*You must see an in-network dentist to receive full coverage.

HUSKY Health Plus

The HUSKY Plus program provides additional coverage for HUSKY B members who need more services. Added services include (with no premiums, deductibles, or copayments):

  • Case management
  • Durable medical equipment, including motorized wheelchairs every five years and orthotic supplies
  • Hearing aids (every two years, $1,000 allowance)
  • Home health
  • Long-term rehab and weekly physical, occupational, and speech therapy
  • Medical and surgical supplies
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CT Medicaid Costs

Connecticut Medicaid costs vary based on which plan you have. Most people won’t have to pay anything, but HUSKY B members will have to pay small copays (which can be as low as $1) for some services. Additionally, HUSKY B level two beneficiaries will have to pay monthly premiums of $30 for one child and $50 for two or more children.

Connecticut Medicaid Eligibility

Each HUSKY plan has different eligibility requirements. The chart below demonstrates the general income requirements for Connecticut Medicaid, but pay attention to which program you fall into:

HUSKY A & B

A & B are for Connecticut children and their parents or relative caregivers and pregnant women who have qualifying income. HUSKY B has two levels. Level one does not require any premiums, but level two is for those with higher incomes and requires a premium of up to $50 per month.

HUSKY C (MED-Connect)

C is for those aged 65 or older and for those who are blind or disabled. Income requirements are different based on where you live. In Southwestern CT, a single person cannot earn more than $633.49 per month, and married couples cannot earn more than $805.09 per month. In all other regions, a single person cannot earn more than $532.38 per month, and a married couple cannot earn more than $696.41 per month. Institutionalized people cannot earn more than $2,250 and cannot have more than $1,600 in assets (or $2,400 if married).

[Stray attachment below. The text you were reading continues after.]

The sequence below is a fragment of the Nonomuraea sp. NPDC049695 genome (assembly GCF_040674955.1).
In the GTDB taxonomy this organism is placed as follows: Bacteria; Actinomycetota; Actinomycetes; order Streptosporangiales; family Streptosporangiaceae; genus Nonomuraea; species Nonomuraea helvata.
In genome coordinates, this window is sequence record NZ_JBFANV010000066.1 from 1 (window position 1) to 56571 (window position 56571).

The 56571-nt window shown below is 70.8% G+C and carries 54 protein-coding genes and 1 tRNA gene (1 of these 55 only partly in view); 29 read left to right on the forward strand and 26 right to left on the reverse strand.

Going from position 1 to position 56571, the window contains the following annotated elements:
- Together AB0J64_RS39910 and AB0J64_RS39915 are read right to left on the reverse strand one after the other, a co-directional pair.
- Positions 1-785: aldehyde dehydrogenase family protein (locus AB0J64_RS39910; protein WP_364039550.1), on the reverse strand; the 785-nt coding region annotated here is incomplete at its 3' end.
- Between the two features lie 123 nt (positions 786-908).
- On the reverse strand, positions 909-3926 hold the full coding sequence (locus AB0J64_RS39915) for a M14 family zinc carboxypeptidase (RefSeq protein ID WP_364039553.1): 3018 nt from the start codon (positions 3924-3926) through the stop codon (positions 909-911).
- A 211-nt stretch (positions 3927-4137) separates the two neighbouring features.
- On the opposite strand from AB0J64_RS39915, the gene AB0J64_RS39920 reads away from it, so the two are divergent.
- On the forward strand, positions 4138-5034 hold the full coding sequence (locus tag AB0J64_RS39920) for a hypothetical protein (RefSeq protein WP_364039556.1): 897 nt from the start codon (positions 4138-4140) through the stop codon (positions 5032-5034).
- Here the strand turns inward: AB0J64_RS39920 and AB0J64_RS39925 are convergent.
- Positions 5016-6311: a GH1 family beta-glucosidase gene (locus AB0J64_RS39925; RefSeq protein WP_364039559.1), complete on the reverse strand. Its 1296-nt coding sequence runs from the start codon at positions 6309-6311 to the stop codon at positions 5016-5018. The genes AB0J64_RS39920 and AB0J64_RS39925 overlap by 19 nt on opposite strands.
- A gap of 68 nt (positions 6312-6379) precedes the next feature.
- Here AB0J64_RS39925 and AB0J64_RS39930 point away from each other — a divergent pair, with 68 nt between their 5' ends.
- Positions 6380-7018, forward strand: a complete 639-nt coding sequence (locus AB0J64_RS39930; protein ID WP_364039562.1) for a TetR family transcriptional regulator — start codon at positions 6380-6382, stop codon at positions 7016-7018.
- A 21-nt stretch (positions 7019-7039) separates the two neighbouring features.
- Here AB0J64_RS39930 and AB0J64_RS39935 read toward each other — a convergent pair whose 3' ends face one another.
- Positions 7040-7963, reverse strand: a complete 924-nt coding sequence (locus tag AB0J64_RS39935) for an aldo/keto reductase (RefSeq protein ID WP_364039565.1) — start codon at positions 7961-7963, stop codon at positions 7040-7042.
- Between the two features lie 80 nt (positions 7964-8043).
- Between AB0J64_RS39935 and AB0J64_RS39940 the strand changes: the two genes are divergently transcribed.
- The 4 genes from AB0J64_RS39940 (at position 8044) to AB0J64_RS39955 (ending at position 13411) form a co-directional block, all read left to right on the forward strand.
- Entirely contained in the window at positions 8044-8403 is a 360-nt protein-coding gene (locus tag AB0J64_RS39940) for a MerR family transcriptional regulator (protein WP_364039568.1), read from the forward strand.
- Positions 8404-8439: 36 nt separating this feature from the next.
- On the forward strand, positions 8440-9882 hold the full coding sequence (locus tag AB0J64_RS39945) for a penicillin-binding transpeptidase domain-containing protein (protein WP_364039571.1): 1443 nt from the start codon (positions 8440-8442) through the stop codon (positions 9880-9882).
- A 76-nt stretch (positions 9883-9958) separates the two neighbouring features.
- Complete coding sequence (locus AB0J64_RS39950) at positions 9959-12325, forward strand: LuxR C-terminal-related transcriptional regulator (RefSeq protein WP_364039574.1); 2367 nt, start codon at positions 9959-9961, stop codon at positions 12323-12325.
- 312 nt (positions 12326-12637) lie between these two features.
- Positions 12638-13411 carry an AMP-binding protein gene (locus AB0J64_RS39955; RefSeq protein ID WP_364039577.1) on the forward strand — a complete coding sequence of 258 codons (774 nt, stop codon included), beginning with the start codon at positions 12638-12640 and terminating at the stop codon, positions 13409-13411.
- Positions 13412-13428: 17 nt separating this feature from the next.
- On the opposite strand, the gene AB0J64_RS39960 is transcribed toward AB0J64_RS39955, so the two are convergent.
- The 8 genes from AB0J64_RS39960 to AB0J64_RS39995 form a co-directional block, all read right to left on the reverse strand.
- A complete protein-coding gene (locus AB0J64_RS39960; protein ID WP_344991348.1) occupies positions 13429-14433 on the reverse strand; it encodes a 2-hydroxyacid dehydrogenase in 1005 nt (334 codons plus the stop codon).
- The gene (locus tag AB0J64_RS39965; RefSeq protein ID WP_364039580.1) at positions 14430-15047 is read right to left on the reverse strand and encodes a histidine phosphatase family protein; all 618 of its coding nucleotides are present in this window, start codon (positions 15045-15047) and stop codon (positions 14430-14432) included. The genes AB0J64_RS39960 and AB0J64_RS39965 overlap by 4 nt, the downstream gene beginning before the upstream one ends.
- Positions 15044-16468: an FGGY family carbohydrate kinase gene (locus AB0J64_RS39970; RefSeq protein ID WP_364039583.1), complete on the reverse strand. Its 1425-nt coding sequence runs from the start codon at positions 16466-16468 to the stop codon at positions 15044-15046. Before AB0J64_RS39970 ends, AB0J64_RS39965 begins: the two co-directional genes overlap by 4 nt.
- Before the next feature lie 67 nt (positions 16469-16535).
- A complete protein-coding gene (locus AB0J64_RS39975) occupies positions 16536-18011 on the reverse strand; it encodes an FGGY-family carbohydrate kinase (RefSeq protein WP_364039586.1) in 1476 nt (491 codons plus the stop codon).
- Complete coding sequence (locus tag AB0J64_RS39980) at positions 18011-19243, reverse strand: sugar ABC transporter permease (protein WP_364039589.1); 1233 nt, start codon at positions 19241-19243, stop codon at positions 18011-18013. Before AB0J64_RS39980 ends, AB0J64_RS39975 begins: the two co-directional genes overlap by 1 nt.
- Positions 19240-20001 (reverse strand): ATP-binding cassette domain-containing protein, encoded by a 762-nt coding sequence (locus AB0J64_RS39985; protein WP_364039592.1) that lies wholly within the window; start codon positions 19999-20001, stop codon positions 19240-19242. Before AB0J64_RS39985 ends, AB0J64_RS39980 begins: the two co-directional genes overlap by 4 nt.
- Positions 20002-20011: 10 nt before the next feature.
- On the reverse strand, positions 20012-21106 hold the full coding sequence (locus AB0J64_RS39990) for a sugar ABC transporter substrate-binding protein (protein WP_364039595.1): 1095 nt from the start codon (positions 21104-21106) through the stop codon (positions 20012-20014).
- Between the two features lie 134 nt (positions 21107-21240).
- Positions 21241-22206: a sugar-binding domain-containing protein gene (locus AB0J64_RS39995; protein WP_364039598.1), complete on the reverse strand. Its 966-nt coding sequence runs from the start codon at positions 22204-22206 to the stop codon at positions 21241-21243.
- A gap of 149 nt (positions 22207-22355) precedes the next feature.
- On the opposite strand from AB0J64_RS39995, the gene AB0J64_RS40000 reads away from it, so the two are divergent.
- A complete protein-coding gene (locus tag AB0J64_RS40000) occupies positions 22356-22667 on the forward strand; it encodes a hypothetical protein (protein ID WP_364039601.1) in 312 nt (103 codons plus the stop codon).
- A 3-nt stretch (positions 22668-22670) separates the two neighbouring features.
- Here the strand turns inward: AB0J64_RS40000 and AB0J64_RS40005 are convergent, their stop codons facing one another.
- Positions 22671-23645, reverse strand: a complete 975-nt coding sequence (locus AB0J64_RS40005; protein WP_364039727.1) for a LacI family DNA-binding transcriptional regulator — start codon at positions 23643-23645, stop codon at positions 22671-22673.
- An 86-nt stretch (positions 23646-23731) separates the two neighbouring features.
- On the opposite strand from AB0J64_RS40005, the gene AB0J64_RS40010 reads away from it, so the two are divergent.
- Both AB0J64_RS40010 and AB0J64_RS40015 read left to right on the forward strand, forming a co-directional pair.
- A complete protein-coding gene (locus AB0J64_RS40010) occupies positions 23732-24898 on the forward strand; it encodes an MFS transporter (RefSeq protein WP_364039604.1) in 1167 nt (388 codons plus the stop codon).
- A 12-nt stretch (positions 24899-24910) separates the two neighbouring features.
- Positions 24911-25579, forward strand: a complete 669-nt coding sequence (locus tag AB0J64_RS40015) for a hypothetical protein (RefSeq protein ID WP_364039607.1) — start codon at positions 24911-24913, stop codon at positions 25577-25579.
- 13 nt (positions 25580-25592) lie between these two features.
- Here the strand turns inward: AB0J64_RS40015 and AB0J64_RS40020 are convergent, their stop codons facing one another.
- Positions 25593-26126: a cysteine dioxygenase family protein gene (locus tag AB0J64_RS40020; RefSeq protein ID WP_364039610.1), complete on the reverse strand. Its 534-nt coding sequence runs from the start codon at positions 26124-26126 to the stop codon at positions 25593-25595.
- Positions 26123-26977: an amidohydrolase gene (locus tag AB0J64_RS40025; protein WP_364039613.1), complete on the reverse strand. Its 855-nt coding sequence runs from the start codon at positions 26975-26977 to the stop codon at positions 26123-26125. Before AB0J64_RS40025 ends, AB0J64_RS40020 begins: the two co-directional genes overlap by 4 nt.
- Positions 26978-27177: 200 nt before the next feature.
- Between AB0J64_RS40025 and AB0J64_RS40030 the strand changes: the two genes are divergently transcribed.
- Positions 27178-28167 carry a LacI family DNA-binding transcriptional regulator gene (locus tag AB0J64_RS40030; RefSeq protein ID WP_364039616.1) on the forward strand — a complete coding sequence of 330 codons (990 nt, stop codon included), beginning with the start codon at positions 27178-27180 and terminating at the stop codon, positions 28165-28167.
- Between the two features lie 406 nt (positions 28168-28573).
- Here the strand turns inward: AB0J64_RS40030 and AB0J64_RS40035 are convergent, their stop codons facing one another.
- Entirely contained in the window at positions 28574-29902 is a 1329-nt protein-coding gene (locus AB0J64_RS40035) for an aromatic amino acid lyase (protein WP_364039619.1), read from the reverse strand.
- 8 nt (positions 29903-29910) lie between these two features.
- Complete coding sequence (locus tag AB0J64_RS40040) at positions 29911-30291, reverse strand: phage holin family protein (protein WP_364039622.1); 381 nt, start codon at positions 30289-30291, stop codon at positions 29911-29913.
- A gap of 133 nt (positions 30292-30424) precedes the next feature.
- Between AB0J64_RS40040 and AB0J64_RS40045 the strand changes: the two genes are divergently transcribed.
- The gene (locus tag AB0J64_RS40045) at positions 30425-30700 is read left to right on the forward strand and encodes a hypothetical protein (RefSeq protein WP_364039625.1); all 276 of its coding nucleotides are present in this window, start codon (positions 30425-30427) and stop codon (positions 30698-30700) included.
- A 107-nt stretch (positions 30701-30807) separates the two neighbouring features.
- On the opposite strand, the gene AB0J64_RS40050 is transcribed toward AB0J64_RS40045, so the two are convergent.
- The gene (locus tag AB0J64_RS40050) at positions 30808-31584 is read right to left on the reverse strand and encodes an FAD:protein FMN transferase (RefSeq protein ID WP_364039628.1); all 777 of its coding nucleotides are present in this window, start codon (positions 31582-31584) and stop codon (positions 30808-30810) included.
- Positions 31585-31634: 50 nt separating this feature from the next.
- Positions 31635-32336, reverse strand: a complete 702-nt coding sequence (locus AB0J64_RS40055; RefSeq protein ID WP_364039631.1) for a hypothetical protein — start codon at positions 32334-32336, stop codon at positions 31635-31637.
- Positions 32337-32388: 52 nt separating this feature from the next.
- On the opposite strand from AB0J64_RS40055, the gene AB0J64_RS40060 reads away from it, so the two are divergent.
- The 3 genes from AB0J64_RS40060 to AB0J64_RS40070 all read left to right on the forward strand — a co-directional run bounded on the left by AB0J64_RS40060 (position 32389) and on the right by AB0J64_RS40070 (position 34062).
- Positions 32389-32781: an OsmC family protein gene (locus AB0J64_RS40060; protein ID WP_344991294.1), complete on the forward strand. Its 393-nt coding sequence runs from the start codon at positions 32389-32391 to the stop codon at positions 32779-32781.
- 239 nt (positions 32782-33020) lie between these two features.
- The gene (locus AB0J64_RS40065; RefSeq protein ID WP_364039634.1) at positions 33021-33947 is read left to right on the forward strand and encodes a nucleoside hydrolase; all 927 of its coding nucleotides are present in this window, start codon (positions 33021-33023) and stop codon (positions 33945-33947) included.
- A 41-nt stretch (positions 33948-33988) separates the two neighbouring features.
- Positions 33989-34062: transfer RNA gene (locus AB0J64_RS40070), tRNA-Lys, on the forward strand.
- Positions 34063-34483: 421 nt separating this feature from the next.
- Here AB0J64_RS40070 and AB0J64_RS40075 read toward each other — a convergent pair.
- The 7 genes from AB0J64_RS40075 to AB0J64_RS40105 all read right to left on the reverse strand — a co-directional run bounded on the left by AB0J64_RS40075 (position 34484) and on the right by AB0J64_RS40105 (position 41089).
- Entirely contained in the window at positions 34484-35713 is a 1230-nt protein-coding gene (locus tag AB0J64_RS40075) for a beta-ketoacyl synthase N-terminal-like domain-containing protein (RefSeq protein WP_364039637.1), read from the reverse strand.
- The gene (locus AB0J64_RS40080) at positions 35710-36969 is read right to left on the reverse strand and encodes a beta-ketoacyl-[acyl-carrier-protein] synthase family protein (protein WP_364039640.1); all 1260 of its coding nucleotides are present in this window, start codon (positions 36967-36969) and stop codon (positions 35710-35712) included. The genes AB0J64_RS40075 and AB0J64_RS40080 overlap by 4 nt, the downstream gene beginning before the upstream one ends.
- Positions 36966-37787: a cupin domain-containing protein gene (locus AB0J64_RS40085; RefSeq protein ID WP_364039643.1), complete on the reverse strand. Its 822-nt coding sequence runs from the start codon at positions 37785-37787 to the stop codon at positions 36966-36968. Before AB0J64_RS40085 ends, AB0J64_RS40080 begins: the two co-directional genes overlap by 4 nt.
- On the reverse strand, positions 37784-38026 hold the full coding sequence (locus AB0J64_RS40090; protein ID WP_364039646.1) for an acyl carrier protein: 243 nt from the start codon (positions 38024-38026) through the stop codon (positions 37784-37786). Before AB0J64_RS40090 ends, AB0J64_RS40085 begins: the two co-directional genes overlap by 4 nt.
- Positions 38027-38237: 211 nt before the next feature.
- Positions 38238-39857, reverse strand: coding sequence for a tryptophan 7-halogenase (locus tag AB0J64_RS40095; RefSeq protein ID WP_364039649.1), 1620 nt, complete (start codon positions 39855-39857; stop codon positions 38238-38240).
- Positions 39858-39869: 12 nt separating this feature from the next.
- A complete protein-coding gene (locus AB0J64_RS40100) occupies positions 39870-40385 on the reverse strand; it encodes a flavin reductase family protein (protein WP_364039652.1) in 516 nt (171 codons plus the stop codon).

Those who are disabled and working can earn up to $75,000 per year and keep their Medicaid coverage.

HUSKY D

D is for those between the ages of 19 and 65 who do not have dependent children and do not qualify for HUSKY A, are not pregnant, and do not have Medicare.

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Connecticut Medicaid Eligibility | Medicare Plan Finder

Completing Your Connecticut Medicaid Application

You can apply for Connecticut Medicaid online through “Access Health CT,” over the phone (1-855-805-4325), in person at a Department of Social Services office, or by mail with application AH3. Call the Medicaid number for access to the physical application.

Having Both Medicare and Medicaid in Connecticut

If you meet the eligibility requirements for both programs, you can benefit from both Medicare and Medicaid in Connecticut. To qualify for Medicare, you must be either above the age of 65, diagnosed with ALS or ESRD, or a SSDI (Social Security Disability Income) beneficiary for at least 25 months. If you do qualify for both programs, you can enroll in a Dual-Eligible Special Needs Plan, or DSNP. A DSNP is a form of Medicare Advantage, which means it provides even more benefits than what Original Medicare provides. Your DSNP plan comes with very few out-of-pocket costs. Questions? Send us a message or click here to get started.